But then! Maybe the maintenance costs of your new manor house or church spire are a little bit beyond your income, so you need to go fiddle with the trade settings and sell some excess wool or iron. You can get into a few short-term messes like this, but the fixes are straightforward, at least once you’ve sussed out the currently too-functional interface. The water’s gone a little cold, so I’ll run a little more hot.

I’m conscious that everything I say about how Foundation works likely sounds terribly familiar, but while playing it is most definitely a comfortable experience, I’m not at all on auto-pilot. So many little things are a little bit different than the norm. Not much, but enough to make Foundation feel its own game, rather than the sum of other people’s parts.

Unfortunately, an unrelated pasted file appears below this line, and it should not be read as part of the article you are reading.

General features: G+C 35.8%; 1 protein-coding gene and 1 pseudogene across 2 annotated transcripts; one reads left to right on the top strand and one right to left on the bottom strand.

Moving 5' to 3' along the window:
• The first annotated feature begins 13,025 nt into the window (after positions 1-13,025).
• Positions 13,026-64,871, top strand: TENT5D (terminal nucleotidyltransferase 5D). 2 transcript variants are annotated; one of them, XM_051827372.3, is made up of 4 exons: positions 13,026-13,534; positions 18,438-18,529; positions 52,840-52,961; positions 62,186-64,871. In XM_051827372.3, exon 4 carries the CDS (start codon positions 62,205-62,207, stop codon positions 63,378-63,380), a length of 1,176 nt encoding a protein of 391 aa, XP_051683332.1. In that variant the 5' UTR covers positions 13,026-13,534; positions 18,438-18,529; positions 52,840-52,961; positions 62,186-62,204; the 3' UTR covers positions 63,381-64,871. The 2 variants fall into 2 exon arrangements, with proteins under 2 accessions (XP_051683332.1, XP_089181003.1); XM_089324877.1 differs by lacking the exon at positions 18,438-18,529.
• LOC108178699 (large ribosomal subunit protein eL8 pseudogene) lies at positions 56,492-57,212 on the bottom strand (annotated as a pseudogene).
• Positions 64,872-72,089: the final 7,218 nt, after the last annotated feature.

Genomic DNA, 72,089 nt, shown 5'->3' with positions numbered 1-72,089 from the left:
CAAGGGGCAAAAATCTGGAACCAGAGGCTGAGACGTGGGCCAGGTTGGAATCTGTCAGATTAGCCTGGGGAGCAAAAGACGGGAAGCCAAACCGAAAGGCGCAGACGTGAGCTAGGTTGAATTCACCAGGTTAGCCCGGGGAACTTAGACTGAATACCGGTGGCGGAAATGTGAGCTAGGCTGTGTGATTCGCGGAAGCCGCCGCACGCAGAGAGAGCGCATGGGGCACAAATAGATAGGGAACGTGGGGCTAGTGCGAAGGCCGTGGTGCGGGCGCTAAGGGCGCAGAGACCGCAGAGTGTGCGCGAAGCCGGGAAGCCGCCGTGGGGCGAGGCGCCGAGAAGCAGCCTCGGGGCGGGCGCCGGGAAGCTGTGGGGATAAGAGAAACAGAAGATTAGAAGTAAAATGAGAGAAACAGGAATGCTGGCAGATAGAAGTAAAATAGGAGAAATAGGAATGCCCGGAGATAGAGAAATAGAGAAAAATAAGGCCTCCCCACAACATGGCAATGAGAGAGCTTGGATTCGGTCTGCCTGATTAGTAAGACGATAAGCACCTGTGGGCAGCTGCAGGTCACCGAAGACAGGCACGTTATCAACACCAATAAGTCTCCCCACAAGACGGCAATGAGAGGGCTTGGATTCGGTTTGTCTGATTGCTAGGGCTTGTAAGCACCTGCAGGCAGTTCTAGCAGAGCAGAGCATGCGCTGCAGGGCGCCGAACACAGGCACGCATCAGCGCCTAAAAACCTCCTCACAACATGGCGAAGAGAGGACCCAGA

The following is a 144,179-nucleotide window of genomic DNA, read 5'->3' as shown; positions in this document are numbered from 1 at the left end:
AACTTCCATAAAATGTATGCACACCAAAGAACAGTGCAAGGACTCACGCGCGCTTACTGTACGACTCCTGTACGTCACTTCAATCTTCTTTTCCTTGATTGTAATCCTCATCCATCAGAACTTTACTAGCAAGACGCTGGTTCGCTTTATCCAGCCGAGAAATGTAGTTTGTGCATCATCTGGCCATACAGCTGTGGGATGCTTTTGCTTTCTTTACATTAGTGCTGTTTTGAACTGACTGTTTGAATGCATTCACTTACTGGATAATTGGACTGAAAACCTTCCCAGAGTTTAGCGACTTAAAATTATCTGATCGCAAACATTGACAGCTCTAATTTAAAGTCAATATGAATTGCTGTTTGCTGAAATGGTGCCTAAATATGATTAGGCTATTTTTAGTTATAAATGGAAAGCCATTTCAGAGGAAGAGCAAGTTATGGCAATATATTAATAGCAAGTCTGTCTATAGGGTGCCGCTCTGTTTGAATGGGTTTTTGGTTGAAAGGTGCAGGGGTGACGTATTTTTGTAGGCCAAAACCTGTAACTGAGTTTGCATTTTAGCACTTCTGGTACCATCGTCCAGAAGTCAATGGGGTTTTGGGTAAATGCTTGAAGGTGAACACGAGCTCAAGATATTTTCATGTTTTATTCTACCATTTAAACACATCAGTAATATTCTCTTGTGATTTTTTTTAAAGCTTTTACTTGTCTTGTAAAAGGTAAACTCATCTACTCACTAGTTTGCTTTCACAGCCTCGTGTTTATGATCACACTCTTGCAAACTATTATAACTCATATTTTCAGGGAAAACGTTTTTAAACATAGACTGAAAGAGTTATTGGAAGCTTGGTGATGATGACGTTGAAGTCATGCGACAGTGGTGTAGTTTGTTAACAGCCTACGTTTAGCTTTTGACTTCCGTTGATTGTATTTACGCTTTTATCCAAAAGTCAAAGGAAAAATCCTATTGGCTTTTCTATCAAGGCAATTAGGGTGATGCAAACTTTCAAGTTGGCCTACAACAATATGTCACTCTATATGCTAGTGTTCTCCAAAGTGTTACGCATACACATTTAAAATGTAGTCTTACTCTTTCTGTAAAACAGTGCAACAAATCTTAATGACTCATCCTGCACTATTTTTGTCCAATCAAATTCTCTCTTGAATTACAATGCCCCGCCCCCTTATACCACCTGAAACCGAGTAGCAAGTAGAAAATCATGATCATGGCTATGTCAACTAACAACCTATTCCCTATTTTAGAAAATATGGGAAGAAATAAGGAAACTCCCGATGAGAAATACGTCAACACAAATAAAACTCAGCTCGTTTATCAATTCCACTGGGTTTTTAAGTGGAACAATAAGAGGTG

It’s so pretty, too. The Playmobil people I can take or leave, but the vast expanse of chubby trees, lush grass and depth of field-kissed houses is continually delightful. Foundation is very much not a screensaver – you’ll be busy all the while – but I think seeks to evoke some of the zen calm a good screensaver can – and succeeds.

And this is just the first alpha build. Oh, you’ll be able to tell right away that it’s an early access affair, from the straight-outta-Windows-95 UI to occasional game-stopping glitches to an outright useless problem-locating system (which means a whole lot of close scrutiny and guesswork when you end with a logjam somewhere). Such ugly chips on the tub’s enamel disappear once it’s filled with lovely bubbles.

Tell you what, I’m planning on taking a lot of baths over the next few months.

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Alec Meer

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Co-founder of RPS. Dungeon Keeper & X-COM 4 Life.